TOP
Monday,September 28,2020 07:36 AM
  • Home
  • Archive
  • Is the Nansana mathematical wizard a genius or merely a highly talented person?

Is the Nansana mathematical wizard a genius or merely a highly talented person?

By Vision Reporter

Added 10th June 2004 03:00 AM

SIR— Last Sunday, WBS viewers were fed a rare menu in form of a highly talented 20-year-old Serunjogi, a P7 drop-out who lives in Nansana, 13km northwest of Kampala. His ability to work out mathematical problems floated by the viewers could throw even the most stable person off-balance.

SIR— Last Sunday, WBS viewers were fed a rare menu in form of a highly talented 20-year-old Serunjogi, a P7 drop-out who lives in Nansana, 13km northwest of Kampala. His ability to work out mathematical problems floated by the viewers could throw even the most stable person off-balance.

SIR— Last Sunday, WBS viewers were fed a rare menu in form of a highly talented 20-year-old Serunjogi, a P7 drop-out who lives in Nansana, 13km northwest of Kampala. His ability to work out mathematical problems floated by the viewers could throw even the most stable person off-balance. Surely the presence of such immense talents in our midst speaks volumes about our education and social systems. Many people I spoke to later were quick to call him a genius. This sent me thinking: What is a genius? One reason the question is so perplexing is that we tend to lump together all sorts of people who have remarkable abilities as if sheer virtuosity were the sign of genius. Zerah Colburn, the son of a 20th century farmer in Vermont in the US, had incredible powers of mental calculation. On one occasion when he was being examined by a body of scholars, he was asked to raise the number 8 to its 16th power. When he calculated the answer in his head (281,474,976,710,656), the audience wept. He was then just eight years old. Similarly, Truman Henry Safford, at 10 in 1986, was asked to multiply 365,365,365,365,365,365 by itself and gave the correct answer in a minute. Clearly these people are a startling testimony to the great abilities of the human brain. Who has not heard of the precocious graduates of universities who end up washing dishes? A second class of virtuosos whom we wrongly tend to call geniuses is child prodigies. Some prodigies may develop into geniuses though. John Stuart Mill, who read Greek classics at 6, went on to become a world-renowned political economist and philosopher, but this is the exception rather than the rule. Childhood genius tends to be technical rather than creative. And later on, these technical abilities may not matter so much. Einstein, a celebrated genius, always had trouble with higher mathematics, and eventually got more gifted mathematicians to work out his problems for him! Darwin complained all his life of his poor memory. Leonardo da Vinci, perhaps the most creative, was a city planner, an architect, an ordinance expert. He designed the parachute before there were airplanes. He invented, among hundreds of other things, the modern chimney and the self-closing door. He discussed the law of motion of falling bodies two centuries before Newton. Comparing the tongues of the woodpecker, the crocodile and the human being, he recognised a common prototype and thus pioneered comparative anatomy. Besides, he painted the Last Supper and the Mona Lisa. This is the stature of genius.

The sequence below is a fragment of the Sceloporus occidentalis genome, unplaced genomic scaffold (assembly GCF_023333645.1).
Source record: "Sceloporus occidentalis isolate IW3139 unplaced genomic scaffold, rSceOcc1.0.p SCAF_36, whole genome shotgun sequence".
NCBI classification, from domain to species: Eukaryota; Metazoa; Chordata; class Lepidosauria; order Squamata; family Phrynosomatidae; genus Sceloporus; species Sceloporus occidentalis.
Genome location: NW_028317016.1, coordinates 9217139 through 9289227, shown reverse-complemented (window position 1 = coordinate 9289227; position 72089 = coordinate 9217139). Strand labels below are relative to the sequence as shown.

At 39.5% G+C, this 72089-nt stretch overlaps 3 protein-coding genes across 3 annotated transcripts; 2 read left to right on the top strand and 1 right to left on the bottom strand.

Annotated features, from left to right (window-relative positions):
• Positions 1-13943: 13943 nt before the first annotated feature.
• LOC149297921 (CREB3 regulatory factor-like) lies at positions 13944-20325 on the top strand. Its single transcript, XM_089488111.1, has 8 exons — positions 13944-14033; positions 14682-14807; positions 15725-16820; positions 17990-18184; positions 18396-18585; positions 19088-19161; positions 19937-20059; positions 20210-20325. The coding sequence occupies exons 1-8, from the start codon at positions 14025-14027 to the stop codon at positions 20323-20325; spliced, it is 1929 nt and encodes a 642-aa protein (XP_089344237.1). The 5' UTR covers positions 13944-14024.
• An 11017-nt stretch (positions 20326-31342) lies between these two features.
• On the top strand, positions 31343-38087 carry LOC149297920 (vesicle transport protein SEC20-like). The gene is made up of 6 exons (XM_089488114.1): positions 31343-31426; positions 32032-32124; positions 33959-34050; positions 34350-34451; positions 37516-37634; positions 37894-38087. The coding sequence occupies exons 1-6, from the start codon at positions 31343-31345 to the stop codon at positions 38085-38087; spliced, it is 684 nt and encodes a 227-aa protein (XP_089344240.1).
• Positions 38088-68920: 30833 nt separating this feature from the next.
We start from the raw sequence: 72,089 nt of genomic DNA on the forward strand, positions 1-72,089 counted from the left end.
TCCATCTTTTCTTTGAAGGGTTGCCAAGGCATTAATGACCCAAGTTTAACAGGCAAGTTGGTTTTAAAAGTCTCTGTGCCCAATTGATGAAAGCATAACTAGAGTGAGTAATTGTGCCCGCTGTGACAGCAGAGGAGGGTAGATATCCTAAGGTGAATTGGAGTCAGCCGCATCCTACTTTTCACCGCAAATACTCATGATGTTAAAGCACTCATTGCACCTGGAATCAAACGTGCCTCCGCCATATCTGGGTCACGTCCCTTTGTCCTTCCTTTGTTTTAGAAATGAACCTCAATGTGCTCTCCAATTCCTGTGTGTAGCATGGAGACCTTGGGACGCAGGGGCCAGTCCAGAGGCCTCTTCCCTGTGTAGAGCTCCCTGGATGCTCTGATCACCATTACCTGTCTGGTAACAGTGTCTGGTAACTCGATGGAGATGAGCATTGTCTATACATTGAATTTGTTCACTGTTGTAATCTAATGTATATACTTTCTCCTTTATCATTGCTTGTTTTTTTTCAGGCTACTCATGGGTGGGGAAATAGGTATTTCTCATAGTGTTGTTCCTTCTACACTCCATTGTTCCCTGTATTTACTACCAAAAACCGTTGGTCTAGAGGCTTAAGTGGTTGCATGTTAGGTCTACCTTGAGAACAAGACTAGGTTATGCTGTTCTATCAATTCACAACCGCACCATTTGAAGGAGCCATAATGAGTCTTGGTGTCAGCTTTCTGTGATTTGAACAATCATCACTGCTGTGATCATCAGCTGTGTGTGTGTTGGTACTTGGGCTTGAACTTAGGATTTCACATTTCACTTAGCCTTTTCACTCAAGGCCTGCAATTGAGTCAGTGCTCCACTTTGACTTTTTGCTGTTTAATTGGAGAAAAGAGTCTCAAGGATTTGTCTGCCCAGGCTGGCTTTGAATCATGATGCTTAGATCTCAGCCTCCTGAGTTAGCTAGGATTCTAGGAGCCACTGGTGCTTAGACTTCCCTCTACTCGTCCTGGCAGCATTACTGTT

Vincent Kizza
Kampala

Is the Nansana mathematical wizard a genius or merely a highly talented person?

Related articles

More From The Author

More From The Author